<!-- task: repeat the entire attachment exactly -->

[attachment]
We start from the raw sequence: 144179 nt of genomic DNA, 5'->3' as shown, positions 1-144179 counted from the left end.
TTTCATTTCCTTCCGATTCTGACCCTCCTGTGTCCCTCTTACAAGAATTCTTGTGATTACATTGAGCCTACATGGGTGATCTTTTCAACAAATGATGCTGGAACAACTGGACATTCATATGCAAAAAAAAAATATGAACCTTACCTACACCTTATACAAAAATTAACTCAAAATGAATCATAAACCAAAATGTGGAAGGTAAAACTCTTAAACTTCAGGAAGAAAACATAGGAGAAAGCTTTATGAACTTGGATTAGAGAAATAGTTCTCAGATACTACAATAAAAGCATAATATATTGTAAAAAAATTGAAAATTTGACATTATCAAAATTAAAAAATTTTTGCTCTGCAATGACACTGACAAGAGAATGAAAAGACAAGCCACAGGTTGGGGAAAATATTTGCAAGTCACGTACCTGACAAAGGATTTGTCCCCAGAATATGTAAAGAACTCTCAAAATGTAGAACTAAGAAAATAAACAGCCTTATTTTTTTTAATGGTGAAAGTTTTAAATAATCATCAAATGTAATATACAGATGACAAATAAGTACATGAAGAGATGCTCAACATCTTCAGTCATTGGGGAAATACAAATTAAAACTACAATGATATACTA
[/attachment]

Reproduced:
We start from the raw sequence: 144179 nt of genomic DNA, 5'->3' as shown, positions 1-144179 counted from the left end.
TTTCATTTCCTTCCGATTCTGACCCTCCTGTGTCCCTCTTACAAGAATTCTTGTGATTACATTGAGCCTACATGGGTGATCTTTTCAACAAATGATGCTGGAACAACTGGACATTCATATGCAAAAAAAAAATATGAACCTTACCTACACCTTATACAAAAATTAACTCAAAATGAATCATAAACCAAAATGTGGAAGGTAAAACTCTTAAACTTCAGGAAGAAAACATAGGAGAAAGCTTTATGAACTTGGATTAGAGAAATAGTTCTCAGATACTACAATAAAAGCATAATATATTGTAAAAAAATTGAAAATTTGACATTATCAAAATTAAAAAATTTTTGCTCTGCAATGACACTGACAAGAGAATGAAAAGACAAGCCACAGGTTGGGGAAAATATTTGCAAGTCACGTACCTGACAAAGGATTTGTCCCCAGAATATGTAAAGAACTCTCAAAATGTAGAACTAAGAAAATAAACAGCCTTATTTTTTTTAATGGTGAAAGTTTTAAATAATCATCAAATGTAATATACAGATGACAAATAAGTACATGAAGAGATGCTCAACATCTTCAGTCATTGGGGAAATACAAATTAAAACTACAATGATATACTA